http://blog.malwaremustdie.org/2015/09/mmd-0042-2015-hunting-mr-black-ids-via.html    1    Host    qurl.qh-lb.com
http://blog.malwaremustdie.org/2015/09/mmd-0042-2015-hunting-mr-black-ids-via.html    1    Host    qup.qh-lb.com
http://blog.malwaremustdie.org/2015/09/mmd-0042-2015-hunting-mr-black-ids-via.html    1    Host    sdupm.360.cn
http://blog.malwaremustdie.org/2015/09/mmd-0042-2015-hunting-mr-black-ids-via.html    1    Host    sdup.360.cn
http://blog.malwaremustdie.org/2015/09/mmd-0042-2015-hunting-mr-black-ids-via.html    1    Host    sdup.qh-lb.com
http://blog.malwaremustdie.org/2015/09/mmd-0042-2015-hunting-mr-black-ids-via.html    1    Host    flux.sh
http://blog.malwaremustdie.org/2015/09/mmd-0042-2015-hunting-mr-black-ids-via.html    1    Host    15.167.120.106.static.bjtelecom.net
http://blog.malwaremustdie.org/2015/09/mmd-0042-2015-hunting-mr-black-ids-via.html    1    Host    chinatelecom.com.cn
http://blog.malwaremustdie.org/2015/09/mmd-0042-2015-hunting-mr-black-ids-via.html    1    Host    167.120.106.static.bjtelecom.net
http://blog.malwaremustdie.org/2015/09/mmd-0042-2015-hunting-mr-black-ids-via.html    1    Host    176.162.120.106.static.bjtelecom.net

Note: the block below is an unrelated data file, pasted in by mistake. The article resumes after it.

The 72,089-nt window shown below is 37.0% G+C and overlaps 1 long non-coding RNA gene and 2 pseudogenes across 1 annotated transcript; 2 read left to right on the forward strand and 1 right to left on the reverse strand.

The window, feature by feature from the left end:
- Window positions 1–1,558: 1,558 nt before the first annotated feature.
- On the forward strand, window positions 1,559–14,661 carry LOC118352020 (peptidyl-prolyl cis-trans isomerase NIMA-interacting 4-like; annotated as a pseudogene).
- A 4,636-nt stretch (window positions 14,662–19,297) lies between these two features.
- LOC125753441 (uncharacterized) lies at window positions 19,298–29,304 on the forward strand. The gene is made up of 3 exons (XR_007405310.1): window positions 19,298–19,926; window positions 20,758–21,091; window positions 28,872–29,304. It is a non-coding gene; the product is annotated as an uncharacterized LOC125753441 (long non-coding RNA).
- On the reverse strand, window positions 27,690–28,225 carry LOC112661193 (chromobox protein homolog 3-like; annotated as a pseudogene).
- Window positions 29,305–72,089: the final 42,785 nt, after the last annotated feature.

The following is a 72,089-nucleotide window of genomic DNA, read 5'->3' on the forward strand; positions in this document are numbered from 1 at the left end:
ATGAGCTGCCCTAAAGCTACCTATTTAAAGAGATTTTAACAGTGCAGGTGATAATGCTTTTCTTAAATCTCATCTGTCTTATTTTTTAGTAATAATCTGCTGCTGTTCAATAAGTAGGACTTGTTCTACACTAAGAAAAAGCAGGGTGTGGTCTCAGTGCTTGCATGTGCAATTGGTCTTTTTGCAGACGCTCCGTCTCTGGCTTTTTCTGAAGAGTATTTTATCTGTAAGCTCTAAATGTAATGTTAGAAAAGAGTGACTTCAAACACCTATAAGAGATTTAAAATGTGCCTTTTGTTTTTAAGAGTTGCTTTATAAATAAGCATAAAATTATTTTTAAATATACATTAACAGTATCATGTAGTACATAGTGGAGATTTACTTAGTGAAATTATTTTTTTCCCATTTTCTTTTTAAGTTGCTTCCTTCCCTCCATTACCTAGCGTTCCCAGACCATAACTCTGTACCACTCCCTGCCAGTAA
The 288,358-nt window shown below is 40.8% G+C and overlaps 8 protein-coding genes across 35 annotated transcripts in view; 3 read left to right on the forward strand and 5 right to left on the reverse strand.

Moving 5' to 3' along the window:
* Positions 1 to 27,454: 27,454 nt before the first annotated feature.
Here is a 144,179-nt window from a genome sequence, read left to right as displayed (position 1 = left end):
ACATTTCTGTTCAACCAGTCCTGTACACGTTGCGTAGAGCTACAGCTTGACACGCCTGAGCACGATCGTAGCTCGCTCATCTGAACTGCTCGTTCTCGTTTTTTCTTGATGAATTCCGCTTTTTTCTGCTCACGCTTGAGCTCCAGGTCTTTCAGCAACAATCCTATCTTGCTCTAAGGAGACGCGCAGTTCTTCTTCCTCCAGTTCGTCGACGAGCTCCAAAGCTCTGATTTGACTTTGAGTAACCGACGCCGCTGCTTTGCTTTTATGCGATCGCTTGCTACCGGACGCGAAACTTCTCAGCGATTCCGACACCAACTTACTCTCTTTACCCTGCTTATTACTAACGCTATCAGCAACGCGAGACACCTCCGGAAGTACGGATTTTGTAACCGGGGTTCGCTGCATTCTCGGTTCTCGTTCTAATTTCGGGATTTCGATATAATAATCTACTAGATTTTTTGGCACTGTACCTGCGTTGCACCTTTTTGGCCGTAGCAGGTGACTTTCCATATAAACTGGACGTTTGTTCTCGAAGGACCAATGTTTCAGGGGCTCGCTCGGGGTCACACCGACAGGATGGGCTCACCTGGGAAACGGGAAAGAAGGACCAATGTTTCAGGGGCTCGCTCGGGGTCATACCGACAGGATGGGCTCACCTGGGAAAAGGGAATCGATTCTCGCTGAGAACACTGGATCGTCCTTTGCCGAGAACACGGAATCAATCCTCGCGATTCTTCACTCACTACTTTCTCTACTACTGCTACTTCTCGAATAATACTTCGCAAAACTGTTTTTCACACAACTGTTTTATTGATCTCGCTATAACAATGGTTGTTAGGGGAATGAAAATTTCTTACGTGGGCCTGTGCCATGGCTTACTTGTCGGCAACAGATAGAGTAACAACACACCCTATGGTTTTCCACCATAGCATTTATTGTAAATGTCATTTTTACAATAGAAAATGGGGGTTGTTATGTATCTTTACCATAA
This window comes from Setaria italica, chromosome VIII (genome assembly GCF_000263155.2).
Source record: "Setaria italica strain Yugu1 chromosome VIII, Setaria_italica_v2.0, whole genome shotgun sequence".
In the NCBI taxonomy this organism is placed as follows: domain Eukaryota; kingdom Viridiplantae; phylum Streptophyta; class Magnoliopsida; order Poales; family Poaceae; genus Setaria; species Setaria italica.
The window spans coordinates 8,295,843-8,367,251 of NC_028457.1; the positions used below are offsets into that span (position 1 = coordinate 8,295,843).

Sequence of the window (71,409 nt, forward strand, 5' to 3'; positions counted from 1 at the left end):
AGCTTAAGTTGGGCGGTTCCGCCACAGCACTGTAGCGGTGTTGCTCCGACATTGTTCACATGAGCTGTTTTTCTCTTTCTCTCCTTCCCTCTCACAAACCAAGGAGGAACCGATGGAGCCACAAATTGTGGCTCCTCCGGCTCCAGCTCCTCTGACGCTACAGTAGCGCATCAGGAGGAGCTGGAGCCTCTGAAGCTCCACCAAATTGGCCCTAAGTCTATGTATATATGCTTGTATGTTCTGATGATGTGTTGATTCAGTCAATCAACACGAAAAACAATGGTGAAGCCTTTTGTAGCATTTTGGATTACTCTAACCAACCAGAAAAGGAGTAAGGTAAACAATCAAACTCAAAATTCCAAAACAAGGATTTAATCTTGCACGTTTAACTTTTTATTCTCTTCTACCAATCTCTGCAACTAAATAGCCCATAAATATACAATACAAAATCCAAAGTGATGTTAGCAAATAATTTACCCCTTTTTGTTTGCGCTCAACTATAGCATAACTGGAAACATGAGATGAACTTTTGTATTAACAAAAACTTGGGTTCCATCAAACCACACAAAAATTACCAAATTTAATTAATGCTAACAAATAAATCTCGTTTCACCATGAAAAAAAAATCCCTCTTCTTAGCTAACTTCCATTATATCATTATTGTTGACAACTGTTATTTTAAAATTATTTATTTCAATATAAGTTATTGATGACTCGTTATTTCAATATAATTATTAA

http://blog.malwaremustdie.org/2015/09/mmd-0042-2015-hunting-mr-black-ids-via.html    1    Host    14.167.120.106.static.bjtelecom.net
http://blog.malwaremustdie.org/2015/09/mmd-0042-2015-hunting-mr-black-ids-via.html    1    Host    174.162.120.106.static.bjtelecom.net
http://blog.malwaremustdie.org/2015/09/mmd-0042-2015-hunting-mr-black-ids-via.html    1    Host    29.167.120.106.static.bjtelecom.net
http://blog.malwaremustdie.org/2015/09/mmd-0042-2015-hunting-mr-black-ids-via.html    1    Host    178.162.120.106.static.bjtelecom.net
http://blog.malwaremustdie.org/2015/09/mmd-0042-2015-hunting-mr-black-ids-via.html    1    Host    92.167.120.106.static.bjtelecom.net
http://blog.malwaremustdie.org/2015/09/mmd-0042-2015-hunting-mr-black-ids-via.html    1    Host    90.167.120.106.static.bjtelecom.net
http://blog.malwaremustdie.org/2015/09/mmd-0042-2015-hunting-mr-black-ids-via.html    1    Host    86.167.120.106.static.bjtelecom.net
http://blog.malwaremustdie.org/2015/09/mmd-0042-2015-hunting-mr-black-ids-via.html    1    Host    dshw.co.kr